Peatlands or bogs are wetlands containing 90% water and 10% dead and decaying plants. Actively growing peatlands accumulate organic mass, and thereby sequester carbon due to excess vegetation production over decay. Carbon is taken in by peatland plants through the process of photosynthesis from carbon dioxide, largely from the
atmosphere. A persistently high water table is necessary for carbon storage. It is estimated that Irish peatlands contain 64% of Ireland’s soil organic carbon. Depending on how we manage our peatland resources they can strongly contribute to the climate crisis or they can support climate mitigation plans and international biodiversity targets (O’Connell, et al., 2021).Learn more about peatlands, carbon and climate by reading the Irish Peatland Conservation Council’s 7th Action Plan Peatlands and Climate Change Action Plan 2030 .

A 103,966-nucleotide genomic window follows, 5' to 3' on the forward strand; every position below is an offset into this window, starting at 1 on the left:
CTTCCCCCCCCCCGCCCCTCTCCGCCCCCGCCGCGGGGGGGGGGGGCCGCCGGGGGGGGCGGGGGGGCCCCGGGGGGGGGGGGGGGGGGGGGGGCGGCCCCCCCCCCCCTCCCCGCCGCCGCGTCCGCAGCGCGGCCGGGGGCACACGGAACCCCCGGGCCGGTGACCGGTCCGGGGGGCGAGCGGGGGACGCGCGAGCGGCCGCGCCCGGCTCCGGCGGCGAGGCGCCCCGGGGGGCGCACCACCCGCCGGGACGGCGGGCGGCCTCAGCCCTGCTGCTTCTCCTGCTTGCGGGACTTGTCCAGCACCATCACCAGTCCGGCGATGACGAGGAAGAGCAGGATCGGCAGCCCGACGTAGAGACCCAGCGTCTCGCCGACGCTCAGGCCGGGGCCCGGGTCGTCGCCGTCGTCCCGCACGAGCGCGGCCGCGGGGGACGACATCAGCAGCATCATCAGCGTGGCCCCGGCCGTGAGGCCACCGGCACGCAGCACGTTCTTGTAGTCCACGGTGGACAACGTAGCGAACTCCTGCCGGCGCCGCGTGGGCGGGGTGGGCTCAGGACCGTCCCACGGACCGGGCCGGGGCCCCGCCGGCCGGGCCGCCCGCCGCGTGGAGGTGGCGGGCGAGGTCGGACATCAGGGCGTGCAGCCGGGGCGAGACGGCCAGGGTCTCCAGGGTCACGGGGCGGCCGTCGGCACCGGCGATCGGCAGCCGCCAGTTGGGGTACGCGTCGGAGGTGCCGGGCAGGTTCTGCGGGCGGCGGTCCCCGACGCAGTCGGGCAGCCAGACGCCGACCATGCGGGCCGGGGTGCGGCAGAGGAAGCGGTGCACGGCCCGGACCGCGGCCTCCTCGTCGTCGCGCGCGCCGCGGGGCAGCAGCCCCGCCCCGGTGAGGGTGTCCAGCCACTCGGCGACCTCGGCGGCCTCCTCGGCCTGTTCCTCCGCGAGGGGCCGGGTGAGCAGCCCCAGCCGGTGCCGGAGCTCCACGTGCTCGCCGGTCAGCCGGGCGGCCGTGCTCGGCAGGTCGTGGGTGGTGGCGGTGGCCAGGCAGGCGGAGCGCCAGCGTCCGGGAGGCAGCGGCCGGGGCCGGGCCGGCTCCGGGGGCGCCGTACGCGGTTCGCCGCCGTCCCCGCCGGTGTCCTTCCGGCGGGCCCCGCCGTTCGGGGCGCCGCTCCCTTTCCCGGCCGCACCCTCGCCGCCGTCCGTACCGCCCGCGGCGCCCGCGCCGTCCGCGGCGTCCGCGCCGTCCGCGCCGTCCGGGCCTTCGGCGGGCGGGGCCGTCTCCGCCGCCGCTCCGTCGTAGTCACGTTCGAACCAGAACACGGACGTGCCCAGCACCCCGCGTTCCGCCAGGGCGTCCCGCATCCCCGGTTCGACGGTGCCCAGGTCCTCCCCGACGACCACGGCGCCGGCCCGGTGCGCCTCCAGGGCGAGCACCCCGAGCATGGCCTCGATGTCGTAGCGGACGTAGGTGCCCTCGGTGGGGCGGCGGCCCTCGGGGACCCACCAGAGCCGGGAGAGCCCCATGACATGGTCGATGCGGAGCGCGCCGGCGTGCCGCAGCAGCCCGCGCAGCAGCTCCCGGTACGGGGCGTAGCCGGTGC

With a growing awareness of the value peatlands offer in terms of carbon storage and the positive impact rewetting peatlands can have on supporting Ireland reach its net zero economy by 2050 this project aimed to:
- Estimate the store of carbon on Lodge Bog, Co. Kildare.
- Share skills with peatland custodians and interested members of the public on the methods used to calculate stored carbon on raised bog habitat in the midlands.
Read the report: Lodge Bog Carbon Project 2021
The Irish Peatland Conservation Council wish to acknowledge funding support for this project from the The Heritage Council through the Heritage Sector Support Fund 2021, the Community Foundation for Ireland – Biodiversity Fund 2020, the Tides Foundation and the Irish Peatland Conservation Council Friends of the Bog